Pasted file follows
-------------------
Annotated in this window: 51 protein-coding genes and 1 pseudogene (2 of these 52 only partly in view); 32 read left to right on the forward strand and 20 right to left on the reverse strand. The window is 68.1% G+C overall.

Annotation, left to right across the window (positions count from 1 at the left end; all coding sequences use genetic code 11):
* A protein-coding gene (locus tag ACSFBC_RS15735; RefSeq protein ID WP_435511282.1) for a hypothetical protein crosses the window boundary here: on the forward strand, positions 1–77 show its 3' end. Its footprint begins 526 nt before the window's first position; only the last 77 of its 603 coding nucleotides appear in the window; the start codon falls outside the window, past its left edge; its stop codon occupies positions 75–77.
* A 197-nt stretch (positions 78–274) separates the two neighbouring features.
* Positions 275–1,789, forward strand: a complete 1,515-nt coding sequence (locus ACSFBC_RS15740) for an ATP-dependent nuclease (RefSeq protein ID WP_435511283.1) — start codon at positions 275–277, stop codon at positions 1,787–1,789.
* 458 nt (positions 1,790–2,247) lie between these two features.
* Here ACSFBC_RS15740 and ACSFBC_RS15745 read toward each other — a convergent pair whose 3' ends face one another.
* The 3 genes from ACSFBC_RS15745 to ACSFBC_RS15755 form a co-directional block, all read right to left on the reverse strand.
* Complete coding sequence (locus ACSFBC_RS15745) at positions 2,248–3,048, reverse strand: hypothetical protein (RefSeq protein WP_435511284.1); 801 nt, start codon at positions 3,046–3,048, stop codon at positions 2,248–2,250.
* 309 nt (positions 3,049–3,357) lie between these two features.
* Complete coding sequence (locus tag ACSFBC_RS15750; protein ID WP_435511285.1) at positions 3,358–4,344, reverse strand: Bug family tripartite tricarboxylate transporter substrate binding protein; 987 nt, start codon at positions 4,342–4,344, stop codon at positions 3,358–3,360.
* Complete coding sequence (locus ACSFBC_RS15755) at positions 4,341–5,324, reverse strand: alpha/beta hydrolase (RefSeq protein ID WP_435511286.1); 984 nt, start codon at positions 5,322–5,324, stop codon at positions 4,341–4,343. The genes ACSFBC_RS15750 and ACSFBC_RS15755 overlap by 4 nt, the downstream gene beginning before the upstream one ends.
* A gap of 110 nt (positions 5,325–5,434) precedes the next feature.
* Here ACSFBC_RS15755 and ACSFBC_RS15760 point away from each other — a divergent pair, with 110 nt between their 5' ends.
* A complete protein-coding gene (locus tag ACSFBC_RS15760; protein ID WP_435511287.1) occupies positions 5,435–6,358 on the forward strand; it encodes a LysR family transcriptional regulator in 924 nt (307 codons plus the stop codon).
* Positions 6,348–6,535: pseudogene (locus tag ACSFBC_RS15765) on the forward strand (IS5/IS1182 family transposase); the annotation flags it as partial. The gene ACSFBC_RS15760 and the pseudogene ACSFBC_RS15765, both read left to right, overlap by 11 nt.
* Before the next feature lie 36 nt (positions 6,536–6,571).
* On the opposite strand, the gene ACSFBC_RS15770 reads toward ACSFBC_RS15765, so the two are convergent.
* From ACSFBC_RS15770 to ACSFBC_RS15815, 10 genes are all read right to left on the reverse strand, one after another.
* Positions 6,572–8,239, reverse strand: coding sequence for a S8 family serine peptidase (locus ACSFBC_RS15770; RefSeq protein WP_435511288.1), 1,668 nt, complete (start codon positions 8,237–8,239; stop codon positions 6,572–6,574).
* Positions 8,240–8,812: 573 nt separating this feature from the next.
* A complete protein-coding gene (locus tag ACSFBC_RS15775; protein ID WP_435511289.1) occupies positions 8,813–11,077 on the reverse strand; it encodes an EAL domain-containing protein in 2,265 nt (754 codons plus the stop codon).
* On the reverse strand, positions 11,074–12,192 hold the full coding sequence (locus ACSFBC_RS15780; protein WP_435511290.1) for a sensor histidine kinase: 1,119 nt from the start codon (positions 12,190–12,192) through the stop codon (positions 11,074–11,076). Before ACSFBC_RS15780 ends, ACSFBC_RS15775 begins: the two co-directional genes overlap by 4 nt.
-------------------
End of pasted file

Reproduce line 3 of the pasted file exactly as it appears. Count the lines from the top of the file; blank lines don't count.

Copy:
* A protein-coding gene (locus tag ACSFBC_RS15735; RefSeq protein ID WP_435511282.1) for a hypothetical protein crosses the window boundary here: on the forward strand, positions 1–77 show its 3' end. Its footprint begins 526 nt before the window's first position; only the last 77 of its 603 coding nucleotides appear in the window; the start codon falls outside the window, past its left edge; its stop codon occupies positions 75–77.